Guest blog by Climate Ambassador Nakisa Glover, of SolNation:
Environmental Justice is Racial Justice and there is an extensive history of environmental racism connecting the two. The most impacted people have always been marginalized. This month we explore the connection between Environmental Justice and Racial Justice.
Environmental racism is the disproportionate impact of environmental hazards on people of color. According to Dr. Robert Bullard, contributing factors include the “lack of economic and political clout.” Seeking to address the inequities of environmental protection residents, environmentalists, and civil rights activists protested the construction of a polychlorinated biphenyl (PCB) landfill in Warren County, North Carolina in 1982, catalyzing the Environmental Justice Movement. The predominantly Black community of Warren County, with a median household income under $7000, lost its battle to stop the construction of a toxic landfill. This is an early example of environmental racism so blatant that it gained national attention and reinvigorated of the Environmental Justice Movement. In many ways, this series of events, led to my own introduction and understanding of both race and my place in the natural world around me.
I don’t know exactly when the term “environmental racism” entered my consciousness. It’s upsetting that it wasn’t there earlier. After all, I focused on biology, chemistry and African American studies in college, and yet it wasn’t until I began working as a community organizer that I began to know and understand the term. Why did it take so long? Why were we, as Black families, as Black students, not talking about this at the kitchen table? At school? In our social circles?
Racism is, as Kareem Abdul-Jabar wrote, as pervasive as “dust in the air.” Yet, even though it shows up in our soil, water and every breath we take, it seldom makes it to prominence in our conversations to the level at which it impacts our existence. It is quite possible that I heard the term before my involvement as a community organizer, but it did not stick until I’d lived it.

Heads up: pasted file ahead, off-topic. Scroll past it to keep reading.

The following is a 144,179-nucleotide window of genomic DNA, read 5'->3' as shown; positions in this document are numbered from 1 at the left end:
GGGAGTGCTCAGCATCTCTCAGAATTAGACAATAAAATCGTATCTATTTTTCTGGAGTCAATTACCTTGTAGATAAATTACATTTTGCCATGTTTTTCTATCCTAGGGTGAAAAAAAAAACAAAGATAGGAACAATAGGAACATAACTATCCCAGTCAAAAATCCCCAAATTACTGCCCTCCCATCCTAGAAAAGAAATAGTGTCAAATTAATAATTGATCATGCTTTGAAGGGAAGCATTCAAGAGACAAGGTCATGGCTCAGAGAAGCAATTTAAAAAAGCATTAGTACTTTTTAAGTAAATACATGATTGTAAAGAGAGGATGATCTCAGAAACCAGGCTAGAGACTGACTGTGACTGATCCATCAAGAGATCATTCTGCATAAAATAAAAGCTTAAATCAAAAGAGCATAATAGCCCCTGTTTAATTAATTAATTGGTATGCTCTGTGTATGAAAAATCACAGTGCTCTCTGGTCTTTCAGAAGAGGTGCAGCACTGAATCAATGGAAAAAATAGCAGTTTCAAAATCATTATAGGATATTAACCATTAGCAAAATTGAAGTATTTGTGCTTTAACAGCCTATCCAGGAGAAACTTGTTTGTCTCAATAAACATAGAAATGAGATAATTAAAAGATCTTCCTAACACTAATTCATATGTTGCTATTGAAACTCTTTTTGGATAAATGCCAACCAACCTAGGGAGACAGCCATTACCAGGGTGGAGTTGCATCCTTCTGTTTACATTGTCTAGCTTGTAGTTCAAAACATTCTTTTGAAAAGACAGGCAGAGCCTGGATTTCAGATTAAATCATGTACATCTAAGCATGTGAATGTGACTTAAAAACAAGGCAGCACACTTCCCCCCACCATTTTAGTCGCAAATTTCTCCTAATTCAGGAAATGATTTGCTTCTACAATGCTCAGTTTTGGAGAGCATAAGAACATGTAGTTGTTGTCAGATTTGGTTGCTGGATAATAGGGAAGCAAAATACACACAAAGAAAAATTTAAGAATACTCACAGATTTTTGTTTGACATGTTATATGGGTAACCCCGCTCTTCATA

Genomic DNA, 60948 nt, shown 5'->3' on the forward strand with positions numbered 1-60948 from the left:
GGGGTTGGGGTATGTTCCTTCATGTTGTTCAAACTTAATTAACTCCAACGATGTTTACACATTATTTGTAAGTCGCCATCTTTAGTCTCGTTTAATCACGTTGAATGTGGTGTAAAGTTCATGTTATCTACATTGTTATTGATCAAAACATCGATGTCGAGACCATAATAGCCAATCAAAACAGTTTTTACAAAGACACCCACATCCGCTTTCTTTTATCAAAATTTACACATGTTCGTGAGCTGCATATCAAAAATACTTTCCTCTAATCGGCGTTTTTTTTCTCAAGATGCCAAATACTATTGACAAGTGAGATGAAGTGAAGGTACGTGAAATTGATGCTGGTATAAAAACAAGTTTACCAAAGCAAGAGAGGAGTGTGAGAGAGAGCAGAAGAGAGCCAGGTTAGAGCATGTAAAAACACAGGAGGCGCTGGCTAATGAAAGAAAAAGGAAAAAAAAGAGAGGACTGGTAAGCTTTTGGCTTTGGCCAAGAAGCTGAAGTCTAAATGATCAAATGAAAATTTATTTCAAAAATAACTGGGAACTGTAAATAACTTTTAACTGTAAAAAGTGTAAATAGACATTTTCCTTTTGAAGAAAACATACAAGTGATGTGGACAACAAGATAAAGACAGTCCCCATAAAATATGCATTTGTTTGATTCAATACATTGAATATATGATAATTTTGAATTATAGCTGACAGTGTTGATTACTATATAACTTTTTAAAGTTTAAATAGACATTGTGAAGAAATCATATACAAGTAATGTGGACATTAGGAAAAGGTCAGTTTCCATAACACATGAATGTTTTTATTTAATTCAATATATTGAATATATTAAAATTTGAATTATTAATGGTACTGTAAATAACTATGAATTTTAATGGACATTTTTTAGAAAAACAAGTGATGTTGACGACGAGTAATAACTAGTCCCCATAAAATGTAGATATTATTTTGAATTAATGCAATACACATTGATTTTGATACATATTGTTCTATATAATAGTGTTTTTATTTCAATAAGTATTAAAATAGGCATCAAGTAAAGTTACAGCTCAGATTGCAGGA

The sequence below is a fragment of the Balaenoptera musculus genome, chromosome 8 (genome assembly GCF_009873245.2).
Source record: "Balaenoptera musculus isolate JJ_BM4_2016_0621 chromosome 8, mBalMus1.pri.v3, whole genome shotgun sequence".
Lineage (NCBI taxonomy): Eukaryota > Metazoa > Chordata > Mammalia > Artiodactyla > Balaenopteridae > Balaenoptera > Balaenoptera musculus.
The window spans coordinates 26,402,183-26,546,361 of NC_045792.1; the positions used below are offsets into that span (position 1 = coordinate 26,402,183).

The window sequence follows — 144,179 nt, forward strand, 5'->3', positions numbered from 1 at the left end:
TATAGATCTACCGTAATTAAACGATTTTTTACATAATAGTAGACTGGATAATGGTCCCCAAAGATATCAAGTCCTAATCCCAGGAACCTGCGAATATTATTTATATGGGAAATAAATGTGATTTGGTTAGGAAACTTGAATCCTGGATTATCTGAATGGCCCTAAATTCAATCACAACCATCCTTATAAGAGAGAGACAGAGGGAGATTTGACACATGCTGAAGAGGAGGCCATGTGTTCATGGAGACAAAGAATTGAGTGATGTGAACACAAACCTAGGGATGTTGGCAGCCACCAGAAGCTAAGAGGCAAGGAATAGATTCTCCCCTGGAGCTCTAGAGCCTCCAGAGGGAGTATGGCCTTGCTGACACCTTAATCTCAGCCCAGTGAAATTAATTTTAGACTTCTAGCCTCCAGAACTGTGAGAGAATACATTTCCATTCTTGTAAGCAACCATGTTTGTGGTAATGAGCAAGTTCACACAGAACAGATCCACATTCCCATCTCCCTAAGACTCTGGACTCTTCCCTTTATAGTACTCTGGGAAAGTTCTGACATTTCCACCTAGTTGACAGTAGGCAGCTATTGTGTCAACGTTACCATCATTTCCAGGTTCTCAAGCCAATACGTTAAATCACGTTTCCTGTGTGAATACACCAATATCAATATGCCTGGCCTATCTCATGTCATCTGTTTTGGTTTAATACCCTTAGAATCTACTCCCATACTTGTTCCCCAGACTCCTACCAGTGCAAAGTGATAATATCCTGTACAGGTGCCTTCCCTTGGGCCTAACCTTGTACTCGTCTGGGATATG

There is a failure to translate. When we talk in terms of the ways environmental racism manifests, we must go beyond theory into a place of lived experience. It’s the stench of rural North Carolina pig farms with their rancid lagoons of waste, forcing you to roll up your windows as you pass. It’s the metallic sting in the back of the throat, threatening to make you choke whenever you drive through a certain part of town, right near the industrial park or “the plant.” It’s the nagging anxiety of never knowing if your water is truly safe to drink, even after boiling it, because of Gen X, coal ash, and other carcinogens you know are likely present. It’s the Title I schools in Black communities where children can’t drink from classroom water fountains because lead tests came back positive.
To be honest, I struggled with this topic. What can I say that hasn’t already been said about racial justice? The deeper I delved into this topic, the more I wanted to amplify others moving this conversation. I invite you to check out our latest Sol Story featuring Colette Pichon-Battle, and when you are done, listen to the 1619 podcast hosted by Nikole Hannah-Jones. Read Faces at the Bottom of the Well by Derrick Bell, check out the full Environmental Justice/Environmental Racism resource, attend the #Katrina15, and enjoy this month’s specially curated mixtape Environmental Justice Is… Vol 4 Racial Justice.
Nakisa Glover is the Executive Director of Sol Nation in Charlotte, NC. She has a passion for advocacy and contributing positively to the community, working to raise awareness about threats as well as key climate issues and to advocate for real SOLutions. In her role as Executive Director, she provides vision for Sol Nation and the pathways to solutions that can help communities thrive.
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